Browsing by Subject "foreign trade"

Sort by: Order: Results:

Now showing items 1-10 of 10
  • Parviainen, Simo-Pekka (Helsingfors universitet, 2000)
    Certain software products employing digital techniques for encryption of data are subject to export controls in the EU Member States pursuant to Community law and relevant laws in the Member States. These controls are agreed globally in the framework of the so-called Wassenaar Arrangement. Wassenaar is an informal non-proliferation regime aimed at promoting international stability and responsibility in transfers of strategic (dual-use) products and technology. This thesis covers provisions of Wassenaar, Community export control laws and export control laws of Finland, Sweden, Germany, France and United Kingdom. This thesis consists of five chapters. The first chapter discusses the ratio of export control laws and the impact they have on global trade. The ratio is originally defence-related - in general to prevent potential adversaries of participating States from having the same tools, and in particular in the case of cryptographic software to enable signals intelligence efforts. Increasingly as the use of cryptography in a civilian context has mushroomed, export restrictions can have negative effects on civilian trade. Information security solutions may also be took weak because of export restrictions on cryptography. The second chapter covers the OECD's Cryptography Policy, which had a significant effect on its member nations' national cryptography policies and legislation. The OECD is a significant organization,because it acts as a meeting forum for most important industrialized nations. The third chapter covers the Wassenaar Arrangement. The Arrangement is covered from the viewpoint of international law and politics. The Wassenaar control list provisions affecting cryptographic software transfers are also covered in detail. Control lists in the EU and in Member States are usually directly copied from Wassenaar control lists. Controls agreed in its framework set only a minimum level for participating States. However, Wassenaar countries can adopt stricter controls. The fourth chapter covers Community export control law. Export controls are viewed in Community law as falling within the domain of Common Commercial Policy pursuant to Article 133 of the EC Treaty. Therefore the Community has exclusive competence in export matters, save where a national measure is authorized by the Community or falls under foreign or security policy derogations established in Community law. The Member States still have a considerable amount of power in the domain of Common Foreign and Security Policy. They are able to maintain national export controls because export control laws are not fully harmonized. This can also have possible detrimental effects on the functioning of internal market and common export policies. In 1995 the EU adopted Dual-Use Regulation 3381/94/EC, which sets common rules for exports in Member States. Provisions of this regulation receive detailed coverage in this chapter. The fifth chapter covers national legislation and export authorization practices in five different Member States - in Finland, Sweden, Germany, France and in United Kingdom. Export control laws of those Member States are covered when the national laws differ from the uniform approach of the Community's acquis communautaire.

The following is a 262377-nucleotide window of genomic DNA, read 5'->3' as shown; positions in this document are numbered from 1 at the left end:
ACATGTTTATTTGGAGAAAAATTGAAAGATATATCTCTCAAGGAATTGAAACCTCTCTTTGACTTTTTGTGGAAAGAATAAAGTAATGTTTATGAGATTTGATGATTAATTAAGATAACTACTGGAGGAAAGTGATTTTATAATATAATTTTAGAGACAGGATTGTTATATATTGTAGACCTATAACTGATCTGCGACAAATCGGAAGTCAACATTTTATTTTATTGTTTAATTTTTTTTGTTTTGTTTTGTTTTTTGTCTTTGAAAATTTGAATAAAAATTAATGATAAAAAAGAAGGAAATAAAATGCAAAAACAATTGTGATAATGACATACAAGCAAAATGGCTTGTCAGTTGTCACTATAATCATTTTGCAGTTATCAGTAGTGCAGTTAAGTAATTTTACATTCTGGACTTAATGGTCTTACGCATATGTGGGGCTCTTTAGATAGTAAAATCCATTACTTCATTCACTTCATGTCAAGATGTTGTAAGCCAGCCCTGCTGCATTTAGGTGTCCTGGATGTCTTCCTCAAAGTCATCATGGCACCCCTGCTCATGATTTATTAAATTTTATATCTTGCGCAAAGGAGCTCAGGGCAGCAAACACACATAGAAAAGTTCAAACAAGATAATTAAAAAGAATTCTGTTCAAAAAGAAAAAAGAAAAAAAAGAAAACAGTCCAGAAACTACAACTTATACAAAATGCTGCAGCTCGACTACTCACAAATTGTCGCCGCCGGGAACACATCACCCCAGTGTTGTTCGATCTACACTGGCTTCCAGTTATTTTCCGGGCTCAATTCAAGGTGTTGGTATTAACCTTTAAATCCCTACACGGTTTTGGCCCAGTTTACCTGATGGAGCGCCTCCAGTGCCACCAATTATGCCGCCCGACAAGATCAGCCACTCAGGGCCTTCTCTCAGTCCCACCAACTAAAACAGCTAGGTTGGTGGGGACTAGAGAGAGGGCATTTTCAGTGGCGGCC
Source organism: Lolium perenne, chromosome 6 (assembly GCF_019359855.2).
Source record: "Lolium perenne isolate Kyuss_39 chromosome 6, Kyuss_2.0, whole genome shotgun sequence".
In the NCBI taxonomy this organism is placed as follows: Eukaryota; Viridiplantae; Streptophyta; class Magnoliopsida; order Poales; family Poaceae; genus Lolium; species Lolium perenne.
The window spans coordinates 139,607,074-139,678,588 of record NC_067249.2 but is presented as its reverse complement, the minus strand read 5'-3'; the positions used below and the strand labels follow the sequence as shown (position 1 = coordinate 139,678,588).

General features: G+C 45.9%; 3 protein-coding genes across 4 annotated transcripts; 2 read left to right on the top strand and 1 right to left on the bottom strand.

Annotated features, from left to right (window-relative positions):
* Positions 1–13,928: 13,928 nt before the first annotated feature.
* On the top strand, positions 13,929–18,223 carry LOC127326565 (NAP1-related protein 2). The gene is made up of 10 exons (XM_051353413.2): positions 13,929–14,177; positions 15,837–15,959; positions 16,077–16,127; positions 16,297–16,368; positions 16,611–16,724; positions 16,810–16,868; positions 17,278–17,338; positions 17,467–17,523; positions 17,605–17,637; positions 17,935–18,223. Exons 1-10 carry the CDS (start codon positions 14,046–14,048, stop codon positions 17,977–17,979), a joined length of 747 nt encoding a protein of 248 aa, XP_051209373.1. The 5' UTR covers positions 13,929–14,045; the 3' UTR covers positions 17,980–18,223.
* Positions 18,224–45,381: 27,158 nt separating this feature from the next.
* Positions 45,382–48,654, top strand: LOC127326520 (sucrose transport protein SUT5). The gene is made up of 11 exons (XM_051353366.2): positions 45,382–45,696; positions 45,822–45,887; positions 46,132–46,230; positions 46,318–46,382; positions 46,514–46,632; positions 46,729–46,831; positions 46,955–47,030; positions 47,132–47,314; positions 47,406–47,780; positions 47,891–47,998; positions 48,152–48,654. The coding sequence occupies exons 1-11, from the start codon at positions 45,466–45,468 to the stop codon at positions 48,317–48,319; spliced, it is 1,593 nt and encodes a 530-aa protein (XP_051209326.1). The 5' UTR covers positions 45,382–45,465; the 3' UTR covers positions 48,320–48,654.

• Jiang, Yanqing (Svenska handelshögskolan, 2009)
    Economics and Society
    Growth and Convergence: The Case of China Since the initiation of economic reforms in 1978, China has become one of the world’s fast-growing economies. The rapid growth, however, has not been shared equally across the different regions in China. The prominent feature of substantial differences in incomes and growth rates across the different Chinese regions has attracted the attention of many researchers. This book focuses on issues related to economic growth and convergence across the Chinese regions over the past three decades. The book has eight chapters. Apart from an introduction chapter and a concluding chapter, all the other chapters each deal with some certain aspects of the central issue of regional growth and convergence across China over the past three decades. The whole book is organized as follows. Chapter 1 provides an introduction to the basic issues involved in this book. Chapter 2 tests economic growth and convergence across 31 Chinese provinces during 1981-2005, based on the theoretical framework of the Solow growth model. Chapter 3 investigates the relationship between openness to foreign economic activities, such as foreign trade and foreign direct investment, and the regional economic growth in the case of China during 1981-2005. Chapter 4, based on data of 31 Chinese provinces over the period 1980-2004, presents new evidence on the effects of structural shocks and structural transformation on growth and convergence among the Chinese regions. Chapter 5, by building up an empirical model that takes account of different potential effects of foreign direct investment, focuses on the impacts of foreign direct investment on China’s regional economic performance and growth. Chapter 6 reconsiders the growth and convergence problem of the Chinese regions in an alternative theoretical framework with endogenous saving behavior and capital mobility across regions. Chapter 7, by building up a theoretical model concerning comparative advantage and transaction efficiency, focuses on one of the potential mechanisms through which China achieves its fast economic growth over the past few decades. Chapter 8 concludes the book by summarizing the results from the previous chapters and suggesting directions for further studies.